To celebrate the 35th anniversary of The Legend of Zelda, we’re running a series of features looking at a specific aspect — a theme, character, mechanic, location, memory or something else entirely — from each of the mainline Zelda games. Today, Mitch discusses goofing around with puzzles in one of the lesser-known, under-celebrated entries in the series…
By this point in time, what is there left to say about Breath of the Wild? Nintendo’s seminal ‘Open Air Adventure’ has rightfully garnered universal acclaim for how effectively it deconstructed the Zelda formula without losing the core of what makes the series great. The art style struck that nice balance between the gritty realism of Twilight Princess and the cel-shaded expression of Wind Waker. The massive overworld and relatively freeform structure instilled a sense of wonder and exploration that previous entries could only hint at. There was no annoying support character to pop out every four seconds to spoil puzzle solutions or reprimand you for letting your batteries get low. It’s no exaggeration to say Breath of the Wild is both the most important and ambitious entry in the series since the original release on NES, and there’s plenty of new or retooled elements you could point to that would back that claim.
For all its innovation, though, what stuck out the most to me in my first run through Breath of the Wild was its open-ended approach to puzzle design. Puzzles in previous Zelda games were always engaging, but that age-old ‘lock-and-key’ design did start to lose its luster a bit over the years. Shooting a projectile at a crystal or an eye shaped decoration on the wall felt great the first time, but doing it for the twentieth time four games later felt more like watching reruns of a show you’ve seen too many times already.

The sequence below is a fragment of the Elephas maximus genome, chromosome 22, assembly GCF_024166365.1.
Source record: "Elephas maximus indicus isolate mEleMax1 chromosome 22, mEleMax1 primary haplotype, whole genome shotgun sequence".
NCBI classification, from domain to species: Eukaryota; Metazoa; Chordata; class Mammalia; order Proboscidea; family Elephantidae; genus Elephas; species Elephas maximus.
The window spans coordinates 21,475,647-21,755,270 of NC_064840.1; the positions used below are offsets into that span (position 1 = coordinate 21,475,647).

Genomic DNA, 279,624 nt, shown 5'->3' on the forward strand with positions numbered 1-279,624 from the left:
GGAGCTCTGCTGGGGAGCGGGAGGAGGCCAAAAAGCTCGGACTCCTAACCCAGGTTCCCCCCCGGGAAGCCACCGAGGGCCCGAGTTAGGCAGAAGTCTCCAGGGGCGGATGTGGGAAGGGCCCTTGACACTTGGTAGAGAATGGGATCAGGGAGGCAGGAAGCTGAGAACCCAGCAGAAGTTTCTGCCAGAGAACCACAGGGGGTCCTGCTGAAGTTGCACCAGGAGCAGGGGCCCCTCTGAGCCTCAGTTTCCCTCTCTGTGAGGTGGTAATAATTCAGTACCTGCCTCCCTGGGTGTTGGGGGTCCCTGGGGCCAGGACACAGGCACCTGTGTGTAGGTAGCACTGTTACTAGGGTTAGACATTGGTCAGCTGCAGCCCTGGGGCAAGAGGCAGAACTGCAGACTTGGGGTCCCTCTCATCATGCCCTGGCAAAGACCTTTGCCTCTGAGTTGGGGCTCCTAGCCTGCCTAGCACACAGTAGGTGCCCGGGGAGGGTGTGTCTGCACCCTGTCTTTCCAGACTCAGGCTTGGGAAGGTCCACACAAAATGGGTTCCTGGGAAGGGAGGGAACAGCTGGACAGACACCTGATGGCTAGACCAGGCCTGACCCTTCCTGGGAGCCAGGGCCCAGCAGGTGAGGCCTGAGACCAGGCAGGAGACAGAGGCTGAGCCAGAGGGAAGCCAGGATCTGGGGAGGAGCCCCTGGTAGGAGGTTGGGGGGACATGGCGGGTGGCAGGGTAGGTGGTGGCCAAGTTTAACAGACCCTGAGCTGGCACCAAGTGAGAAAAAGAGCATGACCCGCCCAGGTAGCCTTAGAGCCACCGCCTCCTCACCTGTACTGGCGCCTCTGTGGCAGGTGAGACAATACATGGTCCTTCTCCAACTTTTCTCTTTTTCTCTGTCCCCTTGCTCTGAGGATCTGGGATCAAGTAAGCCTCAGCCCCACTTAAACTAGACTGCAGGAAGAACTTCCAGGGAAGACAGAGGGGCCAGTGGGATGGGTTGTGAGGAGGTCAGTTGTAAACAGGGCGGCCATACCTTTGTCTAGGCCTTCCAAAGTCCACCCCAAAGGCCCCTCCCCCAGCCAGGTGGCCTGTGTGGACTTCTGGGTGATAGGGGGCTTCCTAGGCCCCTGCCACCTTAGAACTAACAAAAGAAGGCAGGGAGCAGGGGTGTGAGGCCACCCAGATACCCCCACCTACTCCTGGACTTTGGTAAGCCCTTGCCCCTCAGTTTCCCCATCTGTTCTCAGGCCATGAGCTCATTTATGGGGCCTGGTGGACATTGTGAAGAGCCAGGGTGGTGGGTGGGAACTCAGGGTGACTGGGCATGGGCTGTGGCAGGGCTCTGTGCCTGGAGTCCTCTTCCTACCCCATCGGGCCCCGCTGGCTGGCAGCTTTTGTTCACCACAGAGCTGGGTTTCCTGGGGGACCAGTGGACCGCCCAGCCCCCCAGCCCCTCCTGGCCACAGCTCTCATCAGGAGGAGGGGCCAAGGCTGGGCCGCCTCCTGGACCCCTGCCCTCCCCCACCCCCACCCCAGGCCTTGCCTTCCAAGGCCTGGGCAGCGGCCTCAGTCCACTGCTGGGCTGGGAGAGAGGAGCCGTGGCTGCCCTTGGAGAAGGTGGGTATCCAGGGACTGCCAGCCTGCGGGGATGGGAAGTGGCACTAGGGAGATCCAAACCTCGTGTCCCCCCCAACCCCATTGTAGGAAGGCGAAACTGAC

I knew Breath of the Wild was going to be a different approach to the series, but I’ll admit that my expectations were tempered as I came into it. The game industry—both fans and creators—certainly has a tendency to overhype the new entry in whatever series as the ‘biggest and best’ experience ever, when the reality is usually something a little less exciting. And while the E3 demo I played when it was revealed was certainly a promising proof of concept, there was a lingering doubt in my mind that Nintendo wouldn’t quite be able to stick the landing.
I concern was that a lot of the cool new ideas would be underutilized or quickly swept aside in favor of a safer, more comfortable direction, and so I was preparing myself to find some way to be excited when I was again asked to fire an arrow at a crystal to open a door.
The moment that finally broke my sceptical mindset came relatively early in my playthrough, as my eyes were finally opened to what the new approach to puzzle design would mean going forward. I’d stumbled my way into the Iahm Agana Shrine, which is the one with that annoying ball and maze puzzle that requires you to use motion controls. It was a cool idea — I appreciated what they were trying to do with it — but I just could not get that silly ball to go where I wanted it to.
Frustrated, I decided that I’d maybe come back to the shrine later to finish it, and I set my Joy-Con down for a moment. In doing so, the slightly desynced motion controls caused the maze to tilt heavily to the side, revealing to me a possible way out.